If You Could Read My Mind
We often think that whatever is going on in our own heads is obvious to other people. What psychologists call the Illusion of Transparency is the erroneous idea we hold that others can tell what we are thinking. Mind readers are in short supply, but too many leaders seem to think they are everywhere.
Try this classic demonstration: Think of a familiar or famous tune (like Happy Birthday or the National Anthem) and use your finger to tap it out for a colleague. Next, ask this person to guess the song. You might be amazed at how few people can correctly guess the song you are tapping. What is utterly obvious to you is anything but clear to them.
Leaders, in particular, are not as obvious as they think they are. The tendency to overestimate the degree to which others know their mental state is a common leadership affliction. When leaders presume others know what they’re thinking, they skip explaining their intentions, plans, and actions.
Believing that team members know when they are confident, frustrated, concerned, or anxious, leaders are often surprised when others react differently than they expect.
This is also true of what leaders are thinking. For instance, leaders often presume others understand how they arrived at a decision, or that they will soon give a team member more responsibility. The result is team members who resist decisions and leave for more responsibility elsewhere.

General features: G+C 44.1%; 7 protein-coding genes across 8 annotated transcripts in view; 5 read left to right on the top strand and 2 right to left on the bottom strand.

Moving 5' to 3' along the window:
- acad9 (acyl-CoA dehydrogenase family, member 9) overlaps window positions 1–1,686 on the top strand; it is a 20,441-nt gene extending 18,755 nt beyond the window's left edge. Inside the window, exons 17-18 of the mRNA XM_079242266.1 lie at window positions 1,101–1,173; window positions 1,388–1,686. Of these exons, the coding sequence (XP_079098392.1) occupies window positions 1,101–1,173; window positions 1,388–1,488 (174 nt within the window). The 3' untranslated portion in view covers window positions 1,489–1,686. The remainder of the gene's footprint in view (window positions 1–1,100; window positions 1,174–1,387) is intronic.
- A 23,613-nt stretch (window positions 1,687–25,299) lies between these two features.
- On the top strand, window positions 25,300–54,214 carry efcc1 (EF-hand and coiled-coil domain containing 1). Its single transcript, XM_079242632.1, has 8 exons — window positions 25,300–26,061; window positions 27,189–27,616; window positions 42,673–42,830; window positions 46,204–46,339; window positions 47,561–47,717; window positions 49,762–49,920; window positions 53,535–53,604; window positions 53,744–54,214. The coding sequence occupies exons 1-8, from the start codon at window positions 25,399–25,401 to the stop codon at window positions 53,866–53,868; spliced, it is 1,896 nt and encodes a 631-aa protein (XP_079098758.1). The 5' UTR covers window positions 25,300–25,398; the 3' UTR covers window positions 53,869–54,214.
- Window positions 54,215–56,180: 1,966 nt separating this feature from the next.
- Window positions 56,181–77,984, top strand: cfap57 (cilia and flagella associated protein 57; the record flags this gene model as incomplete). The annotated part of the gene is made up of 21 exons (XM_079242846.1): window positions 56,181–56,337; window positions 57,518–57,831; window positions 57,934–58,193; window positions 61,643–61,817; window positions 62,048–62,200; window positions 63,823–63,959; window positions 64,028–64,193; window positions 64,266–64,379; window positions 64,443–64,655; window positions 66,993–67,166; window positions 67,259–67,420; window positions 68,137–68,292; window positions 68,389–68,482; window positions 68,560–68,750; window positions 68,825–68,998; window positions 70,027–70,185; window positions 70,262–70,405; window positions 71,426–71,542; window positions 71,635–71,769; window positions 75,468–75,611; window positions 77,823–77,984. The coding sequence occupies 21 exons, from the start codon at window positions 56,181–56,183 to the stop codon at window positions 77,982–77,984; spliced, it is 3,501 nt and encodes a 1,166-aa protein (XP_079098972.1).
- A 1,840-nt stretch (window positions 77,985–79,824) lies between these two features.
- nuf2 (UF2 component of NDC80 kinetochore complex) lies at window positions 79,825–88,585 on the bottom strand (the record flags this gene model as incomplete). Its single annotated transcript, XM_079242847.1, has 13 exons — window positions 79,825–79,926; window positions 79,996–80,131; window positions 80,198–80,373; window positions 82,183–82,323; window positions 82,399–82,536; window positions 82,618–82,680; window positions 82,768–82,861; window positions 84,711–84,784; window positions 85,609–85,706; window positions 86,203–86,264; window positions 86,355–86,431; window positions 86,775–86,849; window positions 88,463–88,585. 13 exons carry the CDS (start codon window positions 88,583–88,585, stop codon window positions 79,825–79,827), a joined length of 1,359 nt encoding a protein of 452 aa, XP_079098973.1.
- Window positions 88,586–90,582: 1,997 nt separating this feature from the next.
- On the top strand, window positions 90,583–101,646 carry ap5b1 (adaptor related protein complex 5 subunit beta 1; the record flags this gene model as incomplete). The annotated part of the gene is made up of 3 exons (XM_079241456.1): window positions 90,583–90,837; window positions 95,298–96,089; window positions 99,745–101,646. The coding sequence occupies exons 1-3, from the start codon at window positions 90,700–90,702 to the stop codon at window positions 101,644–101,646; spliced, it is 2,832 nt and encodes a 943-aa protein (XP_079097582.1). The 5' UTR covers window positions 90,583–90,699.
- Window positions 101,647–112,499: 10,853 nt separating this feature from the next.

Because leaders naturally spend the most time with their own thoughts and perspectives, they believe everyone else has been thinking right along with them. This makes getting ahead of others (presuming they agree when they don’t) quite common. No wonder gaining buy-in to strategies and decisions is so difficult.
The best leaders fight this tendency by continually comparing notes with others about how they think about an issue, decision, or topic. Bringing people along with their thinking by discussing how it is evolving is another method that combats this bias.
As much as we would like to believe the contrary, people never get better at reading our minds without our help. Good leaders don’t presume others know what they are thinking or experiencing. They tell them. How novel is that?